Watching the gang interact, Stevie has a kind of epiphany. He buys an old skateboard from Ian and sets about following the other kids around with an almost obsessive zeal, taking every opportunity to get into their good books. Though he can’t ride a skateboard to save his life, his presence is soon accepted and and the others even adopt him as a kind of  mascot, giving him the nickname ‘Sunburn.’  Pretty soon, they are introducing him to the dubious delights of drugs, acts of minor hooliganism and granting him access to their regular parties, where, on one momentous night, he even manages to shrug off his cumbersome virginity.

There’s no great message in Mid90s – it’s a picaresque adventure in which we share Stevie’s growing awareness of who he is and what he wants to be. It’s set against a meticulously researched 90s landscape and is provided with a kicking soundtrack to ease matters along. With a surprisingly brief running time of just one hour twenty-five minutes, the film fairly races by on well-oiled wheels and the performances are uniformly  spot-on. Hill even throws in a few simple visual tricks that hint at the possibility of even better things to come from him.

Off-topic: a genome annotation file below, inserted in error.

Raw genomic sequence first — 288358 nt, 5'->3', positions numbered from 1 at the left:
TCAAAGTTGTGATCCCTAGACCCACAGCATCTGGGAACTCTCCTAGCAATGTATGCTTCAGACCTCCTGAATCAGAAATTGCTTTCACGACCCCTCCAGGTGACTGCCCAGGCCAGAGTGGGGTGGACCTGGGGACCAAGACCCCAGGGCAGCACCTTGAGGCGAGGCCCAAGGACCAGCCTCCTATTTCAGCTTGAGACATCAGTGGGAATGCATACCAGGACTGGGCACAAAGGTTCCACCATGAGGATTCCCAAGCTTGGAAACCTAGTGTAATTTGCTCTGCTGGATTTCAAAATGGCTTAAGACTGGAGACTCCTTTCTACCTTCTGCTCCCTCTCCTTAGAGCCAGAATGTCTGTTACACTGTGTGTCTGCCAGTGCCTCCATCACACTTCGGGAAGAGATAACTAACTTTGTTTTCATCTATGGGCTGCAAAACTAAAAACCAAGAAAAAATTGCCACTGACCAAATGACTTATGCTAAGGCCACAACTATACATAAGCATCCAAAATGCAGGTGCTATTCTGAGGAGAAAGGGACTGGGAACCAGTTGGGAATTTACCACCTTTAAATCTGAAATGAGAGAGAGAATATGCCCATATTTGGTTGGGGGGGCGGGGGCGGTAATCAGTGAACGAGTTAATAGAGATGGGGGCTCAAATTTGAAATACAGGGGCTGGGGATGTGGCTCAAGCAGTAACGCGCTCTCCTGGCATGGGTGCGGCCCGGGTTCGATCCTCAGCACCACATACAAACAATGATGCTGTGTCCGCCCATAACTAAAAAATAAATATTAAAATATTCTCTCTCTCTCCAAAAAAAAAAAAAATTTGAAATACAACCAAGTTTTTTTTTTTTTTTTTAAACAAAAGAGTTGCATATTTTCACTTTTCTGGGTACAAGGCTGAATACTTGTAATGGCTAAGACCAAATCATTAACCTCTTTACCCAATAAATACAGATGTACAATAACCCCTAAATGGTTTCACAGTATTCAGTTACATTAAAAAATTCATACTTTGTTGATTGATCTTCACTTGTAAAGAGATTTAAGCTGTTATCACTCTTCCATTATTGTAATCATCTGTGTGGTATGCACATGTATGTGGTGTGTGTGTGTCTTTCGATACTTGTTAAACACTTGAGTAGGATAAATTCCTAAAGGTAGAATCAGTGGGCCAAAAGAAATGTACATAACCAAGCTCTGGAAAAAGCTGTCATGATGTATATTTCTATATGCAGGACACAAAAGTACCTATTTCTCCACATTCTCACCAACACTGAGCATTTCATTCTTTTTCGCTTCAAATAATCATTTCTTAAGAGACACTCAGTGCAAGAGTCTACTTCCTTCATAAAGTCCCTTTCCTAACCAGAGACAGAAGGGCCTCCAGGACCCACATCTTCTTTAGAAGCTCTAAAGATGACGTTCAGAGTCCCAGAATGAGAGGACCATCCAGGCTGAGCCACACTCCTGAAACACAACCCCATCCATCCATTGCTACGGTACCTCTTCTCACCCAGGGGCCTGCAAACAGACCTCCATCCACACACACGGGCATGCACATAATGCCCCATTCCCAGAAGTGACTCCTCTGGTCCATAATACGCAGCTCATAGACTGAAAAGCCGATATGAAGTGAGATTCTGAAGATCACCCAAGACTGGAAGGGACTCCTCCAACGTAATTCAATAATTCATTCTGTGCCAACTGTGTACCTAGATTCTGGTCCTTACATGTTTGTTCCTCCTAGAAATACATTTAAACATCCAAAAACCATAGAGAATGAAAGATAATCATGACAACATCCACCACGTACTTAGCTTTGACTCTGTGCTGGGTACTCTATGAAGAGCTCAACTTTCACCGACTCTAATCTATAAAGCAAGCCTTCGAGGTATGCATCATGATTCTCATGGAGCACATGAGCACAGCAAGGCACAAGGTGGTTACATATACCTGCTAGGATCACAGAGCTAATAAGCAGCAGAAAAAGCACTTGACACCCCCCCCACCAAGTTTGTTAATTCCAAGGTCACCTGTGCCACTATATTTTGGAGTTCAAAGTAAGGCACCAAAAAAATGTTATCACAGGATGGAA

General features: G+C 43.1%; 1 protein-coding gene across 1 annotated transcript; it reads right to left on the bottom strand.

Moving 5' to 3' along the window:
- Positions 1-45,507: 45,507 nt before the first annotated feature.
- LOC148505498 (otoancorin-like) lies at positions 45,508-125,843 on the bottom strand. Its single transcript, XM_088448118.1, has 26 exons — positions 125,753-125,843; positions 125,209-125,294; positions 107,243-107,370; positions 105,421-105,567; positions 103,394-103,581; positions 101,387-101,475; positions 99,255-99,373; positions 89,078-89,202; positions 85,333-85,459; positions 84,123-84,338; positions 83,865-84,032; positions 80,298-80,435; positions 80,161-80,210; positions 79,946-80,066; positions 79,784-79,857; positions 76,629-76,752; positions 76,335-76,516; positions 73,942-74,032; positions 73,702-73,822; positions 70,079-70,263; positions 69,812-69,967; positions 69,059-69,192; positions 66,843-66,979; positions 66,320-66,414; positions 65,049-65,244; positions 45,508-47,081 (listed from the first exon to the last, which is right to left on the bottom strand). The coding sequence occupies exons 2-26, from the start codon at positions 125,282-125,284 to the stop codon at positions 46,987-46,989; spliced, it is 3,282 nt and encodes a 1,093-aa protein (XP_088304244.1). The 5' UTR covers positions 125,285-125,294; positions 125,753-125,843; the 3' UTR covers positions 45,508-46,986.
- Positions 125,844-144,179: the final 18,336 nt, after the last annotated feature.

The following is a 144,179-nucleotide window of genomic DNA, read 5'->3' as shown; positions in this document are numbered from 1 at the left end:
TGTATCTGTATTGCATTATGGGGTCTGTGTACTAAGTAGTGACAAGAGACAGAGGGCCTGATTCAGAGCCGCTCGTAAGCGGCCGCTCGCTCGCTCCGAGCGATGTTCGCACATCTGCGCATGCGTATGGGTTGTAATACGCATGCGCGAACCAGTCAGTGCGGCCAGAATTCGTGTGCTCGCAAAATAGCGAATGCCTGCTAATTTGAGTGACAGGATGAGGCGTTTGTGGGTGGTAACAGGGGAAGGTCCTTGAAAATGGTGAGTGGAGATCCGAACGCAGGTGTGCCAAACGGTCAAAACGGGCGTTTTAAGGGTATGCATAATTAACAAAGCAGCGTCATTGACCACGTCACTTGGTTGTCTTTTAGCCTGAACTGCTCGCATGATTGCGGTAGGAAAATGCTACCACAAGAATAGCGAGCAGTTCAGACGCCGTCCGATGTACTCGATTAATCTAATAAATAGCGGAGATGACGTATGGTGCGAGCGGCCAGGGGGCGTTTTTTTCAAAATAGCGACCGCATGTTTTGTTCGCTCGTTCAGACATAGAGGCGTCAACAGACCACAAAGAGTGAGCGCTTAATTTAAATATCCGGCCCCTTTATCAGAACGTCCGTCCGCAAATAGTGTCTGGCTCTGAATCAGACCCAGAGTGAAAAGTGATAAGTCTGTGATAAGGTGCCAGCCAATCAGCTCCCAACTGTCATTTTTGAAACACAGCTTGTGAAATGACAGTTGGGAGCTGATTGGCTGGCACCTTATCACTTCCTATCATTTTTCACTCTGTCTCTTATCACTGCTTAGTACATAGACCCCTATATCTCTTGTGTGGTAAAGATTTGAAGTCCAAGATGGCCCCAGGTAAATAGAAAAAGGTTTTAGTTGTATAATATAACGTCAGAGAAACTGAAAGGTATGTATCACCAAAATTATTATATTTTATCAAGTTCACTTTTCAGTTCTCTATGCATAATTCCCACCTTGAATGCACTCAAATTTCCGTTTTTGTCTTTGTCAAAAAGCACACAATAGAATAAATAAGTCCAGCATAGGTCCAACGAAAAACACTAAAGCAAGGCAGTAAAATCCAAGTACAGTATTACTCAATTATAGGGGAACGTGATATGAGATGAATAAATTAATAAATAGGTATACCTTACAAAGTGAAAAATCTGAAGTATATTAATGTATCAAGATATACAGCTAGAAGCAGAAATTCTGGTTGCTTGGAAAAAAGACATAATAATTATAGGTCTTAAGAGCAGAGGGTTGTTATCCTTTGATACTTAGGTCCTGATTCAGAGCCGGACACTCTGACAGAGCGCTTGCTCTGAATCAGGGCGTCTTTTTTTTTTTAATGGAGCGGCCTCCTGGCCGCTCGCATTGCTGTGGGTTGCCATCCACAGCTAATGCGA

This surely won’t be for everyone, but it feels like so much more than a Hollywood actor’s vanity project. It’s a genuine delight.

4.2 stars

Philip Caveney

Manchester by the Sea

 

08/01/17

Manchester by the Sea is a bleakly brilliant film, far more original and affecting than either the trailer or a synopsis can convey. The plot is fairly conventional fodder: Lee Chandler (Casey Affleck) is tasked with caring for his nephew, Patrick (Lucas Hedges), after the boy’s father dies. Lee is not really cut out for the job, and their relationship is fraught with problems, which they have to work to overcome. So far, so ordinary. But there is a rare honesty in the telling of this tale that renders it both raw and authentic, making it one of the most compelling films I have ever seen.

Casey Affleck is extraordinary. He’s closed, inarticulate and conflicted, a reserved, introverted man who’s called upon to fulfil a role he simply can’t take on. There is real pain in his performance, despite its understatement. The gradual revelation of his past trauma is beautifully handled by writer/director Kenneth Lonergan, whose script is clearly a gift for the actors in this film.

Michelle Williams, as Lee’s ex-wife Randi, is as exemplary as you’d expect; she only appears in a handful of scenes, but her final conversation with Lee is utterly heartbreaking, without ever straying into sentimentality or sensationalism. And Lucas Hedges, as Patrick, acquits himself well too, absolutely convincing as the grief-stricken, selfish, but ultimately decent teen.

The setting plays a huge part in this movie: the wintry colours of Manchester reflecting the apparent coolness of its residents. The eventual thaw is slow and slight. The cinematography is beautiful, capturing those cold blues and greys with icy precision.

We loved Manchester by the Sea. Do try to catch it; it’d be a real shame to miss this one.

5 stars

Susan Singfield